She agreed that the detective had told her that Mr Dwyer was keeping her facebook material on his computer, but didn’t remember him saying that ‘knowing these people, they keep these things until the day they die’.
“I have been in shock since day one and I’m still reeling. I’m sorry. I don’t know what to say,” she said.
“I really tried to move on from it, very hard,” she continued.
She agreed that she had sent Mr Dwyer pictures of her knife collection, a collection she still maintained and to which she had recently added.
She agreed that part of the fantasy they had discussed was that Mr Dwyer might turn up at any time. She said it was possible that she had sent him a picture of herself for him to Photoshop, but became upset when asked if it was in order to Photoshop stab wounds onto it.
“I don’t want to answer this question. I don’t want to do this. I just…” she cried.
The court rose to give Ms Day a five-minute break.
Mr Farrell then asked about a music video posted on her facebook page recently in which a woman was having sex with a corpse.
“One where a friend tagged me in,” she said.
“You described it as something hard to look away from,” noted Mr Farrell.
“Yeah, it was horrifying,” she said.
She agreed that she had made a video about this court case called Christian Deathcore Powerful Testimony and posted it on the internet.
Mr Farrell suggested that it was a somewhat unusual thing to do.
“I made that video to give people out there hope and courage,” she said.
She explained that she wanted people going through a hard time to know that they were loved.
“I want to say a huge prayer for the family of Elaine. I am so heartbroken,” she said, becoming upset. “I feel so terrible and I am so sorry.”
She said she was praying for the family.
“And I’m praying for Graham and his family,” she sobbed. “I’m sorry about this whole thing.”
Earlier, the court heard that the numbers of two phones found in a reservoir during the investigation were saved in each other’s contacts as MSTR and SLV, the consonants of the words: Master and Slave.
The trial also heard that the phones had no other phone number saved in them, were used almost exclusively for contact with each other and were last used on the day the architect is alleged to have murdered Ms O’Hara.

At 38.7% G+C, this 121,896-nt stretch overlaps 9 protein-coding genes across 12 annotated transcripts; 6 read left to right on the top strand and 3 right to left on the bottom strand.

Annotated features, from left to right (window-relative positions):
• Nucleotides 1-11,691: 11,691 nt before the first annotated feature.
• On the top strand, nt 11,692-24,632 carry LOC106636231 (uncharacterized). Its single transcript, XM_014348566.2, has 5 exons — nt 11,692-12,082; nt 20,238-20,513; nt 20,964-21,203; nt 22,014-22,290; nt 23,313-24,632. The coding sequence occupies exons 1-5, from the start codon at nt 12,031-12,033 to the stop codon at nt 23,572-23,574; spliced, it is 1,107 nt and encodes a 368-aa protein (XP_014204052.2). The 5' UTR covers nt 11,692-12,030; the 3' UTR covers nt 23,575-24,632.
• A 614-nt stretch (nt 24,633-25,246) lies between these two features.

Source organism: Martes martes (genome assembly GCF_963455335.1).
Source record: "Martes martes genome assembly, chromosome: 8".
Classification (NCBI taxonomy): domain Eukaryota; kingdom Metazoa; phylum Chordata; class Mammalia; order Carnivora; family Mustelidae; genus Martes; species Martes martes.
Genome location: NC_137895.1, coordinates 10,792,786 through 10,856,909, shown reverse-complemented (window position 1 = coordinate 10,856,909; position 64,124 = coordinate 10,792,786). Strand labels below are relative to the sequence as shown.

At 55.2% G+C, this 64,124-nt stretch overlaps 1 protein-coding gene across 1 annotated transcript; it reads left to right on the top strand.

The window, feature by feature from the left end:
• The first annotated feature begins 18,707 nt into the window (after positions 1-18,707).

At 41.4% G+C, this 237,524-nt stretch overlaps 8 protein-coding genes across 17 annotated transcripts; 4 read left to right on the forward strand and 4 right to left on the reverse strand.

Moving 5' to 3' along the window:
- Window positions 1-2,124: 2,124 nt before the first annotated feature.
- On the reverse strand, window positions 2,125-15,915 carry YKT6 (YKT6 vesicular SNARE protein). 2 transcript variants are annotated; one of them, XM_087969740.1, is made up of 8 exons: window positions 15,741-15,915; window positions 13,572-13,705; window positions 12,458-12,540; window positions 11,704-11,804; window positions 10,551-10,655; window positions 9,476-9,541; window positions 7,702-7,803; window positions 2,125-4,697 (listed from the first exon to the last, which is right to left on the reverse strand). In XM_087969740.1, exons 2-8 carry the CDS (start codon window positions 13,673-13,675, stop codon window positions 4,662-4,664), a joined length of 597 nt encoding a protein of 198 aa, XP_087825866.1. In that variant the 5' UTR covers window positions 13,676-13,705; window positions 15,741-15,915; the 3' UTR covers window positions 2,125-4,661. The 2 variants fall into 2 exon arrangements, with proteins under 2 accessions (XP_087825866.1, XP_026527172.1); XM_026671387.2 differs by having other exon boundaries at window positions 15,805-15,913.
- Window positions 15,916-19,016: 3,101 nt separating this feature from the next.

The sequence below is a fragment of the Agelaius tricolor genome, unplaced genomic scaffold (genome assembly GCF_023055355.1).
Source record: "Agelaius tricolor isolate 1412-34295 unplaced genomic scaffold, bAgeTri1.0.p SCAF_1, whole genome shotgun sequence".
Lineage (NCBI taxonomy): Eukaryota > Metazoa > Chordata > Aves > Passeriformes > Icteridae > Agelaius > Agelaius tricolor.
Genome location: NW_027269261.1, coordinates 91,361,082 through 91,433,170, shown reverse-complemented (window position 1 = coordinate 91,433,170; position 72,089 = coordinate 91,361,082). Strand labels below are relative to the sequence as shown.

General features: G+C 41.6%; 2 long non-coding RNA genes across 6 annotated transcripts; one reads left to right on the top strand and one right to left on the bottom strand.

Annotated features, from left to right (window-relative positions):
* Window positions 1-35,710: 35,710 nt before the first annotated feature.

Crime and policing analyst Sarah Skedd was giving evidence about two Nokia phones found in Vartry Reservoir in 2013. The court had already heard that they were purchased together at the O2 shop on Grafton Street on November 30th, 2011. They were prepay and unregistered.
Ms Skedd said that the first phone found had one number saved in it and that was for the second phone found. This was saved as MSTR on its sim.
“They’re obviously the consonants from the word, master,” suggested Mr Guerin.
“Yes,” she agreed.
There was also only one phone number saved in the sim of the other phone. This was the number of the first Nokia found and was saved as SLV.
She agreed with Mr Guerin that these were all of the consonants from the word, slave.
She explained that there were 1369 texts and 11 calls between the two phones from December 1, 2011 and August 22, 2012, when contact stopped. The calls were all either unanswered or to voicemail.
She said that there were also five unanswered calls from Ms O’Hara’s own iPhone on the SLV phone. She agreed that this was consistent with a person owning two phones and using one to find another.
The trial has heard that Ms O’Hara was last seen in Shanganagh, South Dublin on the evening of August 22 2012, hours after she was discharged from a mental health hospital.
A cause of death could not be determined when her skeletal remains were discovered at Killakee on September 13 the following year.
It is the State’s case that Mr Dwyer stabbed her for his own sexual gratification.
The trial will resume Thursday before the jury of five women and seven men.